- A Guide to Chemotherapy
- Learning about chemotherapy treatment
- A checklist of questions to ask your doctor or nurse
- Should I get a second opinion?
- Where will I get chemo?
- How will the chemo be given to me?
- What are clinical trials?
- Can I take other medicines while I’m getting chemo?
- How will I know if the chemo is working?
- How do I give my permission for chemo treatment?
- Chemo safety
- Will I be able to work during chemo treatment?
- Chemo side effects
- Fatigue from cancer treatment
- Hair loss from chemotherapy
- Increased chance of bruising, bleeding, infection, and anemia after chemotherapy
- Nausea and vomiting
- Other chemo side effects and tips to manage them
- Constipation caused by chemo
- Diarrhea caused by chemo
- Mouth, gum, tongue, and throat problems during chemo
- Nerve and muscle problems caused by chemo
- Skin and nail changes caused by chemo
- Urine changes and bladder and kidney problems during chemo
- Weight gain during chemo
- Other questions you may have about chemotherapy
- When to call your doctor about side effects from chemo
- Sex, fertility, and chemotherapy
- Thoughts, emotions, and chemo
- Paying for chemo treatment
- More information from your American Cancer Society
Mouth, gum, tongue, and throat problems during chemo
Good mouth care is important during cancer treatment. Chemo can cause sores in the mouth and throat. It can make these areas dry and irritated or cause them to bleed. Mouth sores are not only painful, but they can also become infected by the many germs that normally live in your mouth. Infections can be hard to fight during chemo and can lead to serious problems. It’s important to take every possible step to help prevent them.
Some people notice color changes of their tongues when getting chemo. These dark spots are called hyperpigmentation. This is more common in dark-skinned people. The cause is not clear, it’s not painful or dangerous, and it goes away on its own after treatment ends.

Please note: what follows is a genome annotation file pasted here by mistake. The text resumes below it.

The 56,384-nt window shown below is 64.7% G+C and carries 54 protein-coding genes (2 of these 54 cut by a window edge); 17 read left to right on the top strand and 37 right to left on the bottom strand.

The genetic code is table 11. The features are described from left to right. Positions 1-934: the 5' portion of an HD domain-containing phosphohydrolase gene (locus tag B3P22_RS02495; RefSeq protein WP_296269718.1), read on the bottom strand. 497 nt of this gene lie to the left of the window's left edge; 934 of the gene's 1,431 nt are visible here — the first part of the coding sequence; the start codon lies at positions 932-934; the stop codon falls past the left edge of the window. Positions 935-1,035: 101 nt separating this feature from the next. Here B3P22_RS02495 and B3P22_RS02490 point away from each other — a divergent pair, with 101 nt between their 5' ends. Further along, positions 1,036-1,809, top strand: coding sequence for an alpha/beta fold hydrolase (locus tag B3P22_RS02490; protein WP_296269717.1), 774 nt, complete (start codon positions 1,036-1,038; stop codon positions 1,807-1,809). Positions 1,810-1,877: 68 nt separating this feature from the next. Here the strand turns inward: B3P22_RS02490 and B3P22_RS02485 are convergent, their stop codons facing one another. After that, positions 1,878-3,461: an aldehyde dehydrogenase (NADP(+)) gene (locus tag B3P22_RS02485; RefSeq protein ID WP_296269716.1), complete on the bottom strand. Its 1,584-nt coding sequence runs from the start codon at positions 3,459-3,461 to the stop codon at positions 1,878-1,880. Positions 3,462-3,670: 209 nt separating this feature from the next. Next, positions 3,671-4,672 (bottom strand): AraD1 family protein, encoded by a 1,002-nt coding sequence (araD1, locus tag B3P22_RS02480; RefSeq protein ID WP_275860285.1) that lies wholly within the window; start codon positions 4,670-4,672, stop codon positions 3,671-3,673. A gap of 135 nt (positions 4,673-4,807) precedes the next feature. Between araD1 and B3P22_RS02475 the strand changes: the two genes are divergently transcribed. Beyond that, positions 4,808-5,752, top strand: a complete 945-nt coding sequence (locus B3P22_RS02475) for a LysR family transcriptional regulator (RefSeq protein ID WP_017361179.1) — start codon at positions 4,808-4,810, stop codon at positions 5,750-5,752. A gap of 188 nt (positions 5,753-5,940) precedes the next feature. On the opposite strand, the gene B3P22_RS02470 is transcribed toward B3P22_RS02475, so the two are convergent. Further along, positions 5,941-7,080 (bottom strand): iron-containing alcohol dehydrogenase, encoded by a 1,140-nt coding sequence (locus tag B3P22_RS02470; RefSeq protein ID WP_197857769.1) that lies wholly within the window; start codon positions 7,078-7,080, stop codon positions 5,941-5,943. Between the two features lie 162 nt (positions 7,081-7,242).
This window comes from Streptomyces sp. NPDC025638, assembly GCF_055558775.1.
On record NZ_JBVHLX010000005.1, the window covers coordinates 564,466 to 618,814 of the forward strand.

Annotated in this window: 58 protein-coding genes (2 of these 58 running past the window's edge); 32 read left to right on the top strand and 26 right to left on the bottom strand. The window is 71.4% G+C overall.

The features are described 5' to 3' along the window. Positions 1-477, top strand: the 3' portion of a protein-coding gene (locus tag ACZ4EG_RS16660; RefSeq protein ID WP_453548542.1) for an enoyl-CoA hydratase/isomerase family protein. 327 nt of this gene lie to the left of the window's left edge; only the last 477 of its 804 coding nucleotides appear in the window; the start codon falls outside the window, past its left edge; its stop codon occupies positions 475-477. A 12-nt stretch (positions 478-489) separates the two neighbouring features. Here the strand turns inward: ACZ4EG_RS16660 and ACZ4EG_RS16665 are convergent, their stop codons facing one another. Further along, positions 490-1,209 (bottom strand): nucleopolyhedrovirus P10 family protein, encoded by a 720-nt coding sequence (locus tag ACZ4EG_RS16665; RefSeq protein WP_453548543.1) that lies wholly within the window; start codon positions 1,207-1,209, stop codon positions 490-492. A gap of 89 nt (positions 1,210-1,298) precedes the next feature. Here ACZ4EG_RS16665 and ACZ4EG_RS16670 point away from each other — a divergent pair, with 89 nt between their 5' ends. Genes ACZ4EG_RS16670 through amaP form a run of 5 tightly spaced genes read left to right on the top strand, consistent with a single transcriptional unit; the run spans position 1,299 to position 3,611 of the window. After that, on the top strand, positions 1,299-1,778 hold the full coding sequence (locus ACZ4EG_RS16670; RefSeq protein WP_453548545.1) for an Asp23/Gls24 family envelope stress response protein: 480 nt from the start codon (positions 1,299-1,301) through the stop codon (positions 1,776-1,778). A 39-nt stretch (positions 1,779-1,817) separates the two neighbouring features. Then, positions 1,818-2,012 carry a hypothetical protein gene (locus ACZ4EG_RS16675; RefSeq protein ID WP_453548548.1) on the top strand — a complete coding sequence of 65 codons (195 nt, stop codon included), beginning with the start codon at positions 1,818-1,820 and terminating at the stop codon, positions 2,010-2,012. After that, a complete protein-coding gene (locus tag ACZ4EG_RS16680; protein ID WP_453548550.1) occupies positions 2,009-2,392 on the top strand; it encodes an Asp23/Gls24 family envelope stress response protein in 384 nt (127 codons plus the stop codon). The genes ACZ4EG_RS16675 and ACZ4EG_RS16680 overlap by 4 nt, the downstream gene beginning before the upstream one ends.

Ways to help keep your mouth, gums, tongue, and throat healthy:
- Have your teeth cleaned at least 2 weeks before you start chemo, and take care of any cavities, abscesses, gum disease, or poorly fitting dentures. This will give you time to heal from any procedures that are needed.
- Ask your dentist to show you the best ways to brush and floss your teeth during chemo.
- Ask about a daily fluoride rinse or gel to help prevent decay because chemo can make you more likely to get cavities.
- Brush your teeth and gums after every meal. Use an extra-soft bristle toothbrush and a gentle touch – brushing too hard can damage soft mouth tissues.
- Ask your dentist to suggest a special type of toothbrush, floss or dental ribbon, and toothpaste if your gums are very sensitive.
- Rinse your toothbrush well after each use, and store it in a dry place.
- Avoid commercial mouthwashes. They often contain irritants such as alcohol. Instead, ask your doctor or nurse about a mild mouthwash to help prevent mouth infections.
If you develop sores in your mouth (this is called stomatitis [sto-muh-TIE-tus]), tell your doctor or nurse right away because you may need treatment. Be sure to let the doctor know if the sores are painful or if they keep you from eating.
If the sores are painful or keep you from eating, try these tips:
- Ask your doctor if there’s anything you can put right on the sores to treat them and if there’s medicine you can take to ease the pain.
- Eat foods cold or at room temperature. Hot and warm foods can irritate a tender mouth and throat.
- Choose soft, soothing foods, such as ice cream, milk shakes, baby food, soft fruits (like bananas and applesauce), mashed potatoes, cooked cereals, soft-boiled or scrambled eggs, cottage cheese, macaroni and cheese, custards, puddings, and gelatin. You also can puree cooked foods in the blender to make them smoother and easier to eat.
- Avoid irritating, acidic foods, such as tomatoes, citrus fruit, and citrus fruit juice (orange, grapefruit, and lemon); spicy or salty foods; and rough, coarse, or dry foods like raw vegetables, pretzels, granola, and toast.
If your mouth is dry and it bothers you or makes it hard for you to eat, try these tips:
- Ask your doctor if you should use an artificial saliva product to moisten your mouth.
- Drink plenty of liquids.
- Suck on ice chips, Popsicles, or sugarless hard candy.
- Chew sugarless gum.
- Moisten dry foods with butter, margarine, gravy, sauces, or broth.
- Dunk crisp, dry foods in mild liquids.
- Eat soft and pureed foods.
- Use lip balm if your lips become dry.
Last Medical Review: 08/11/2014
Last Revised: 08/24/2014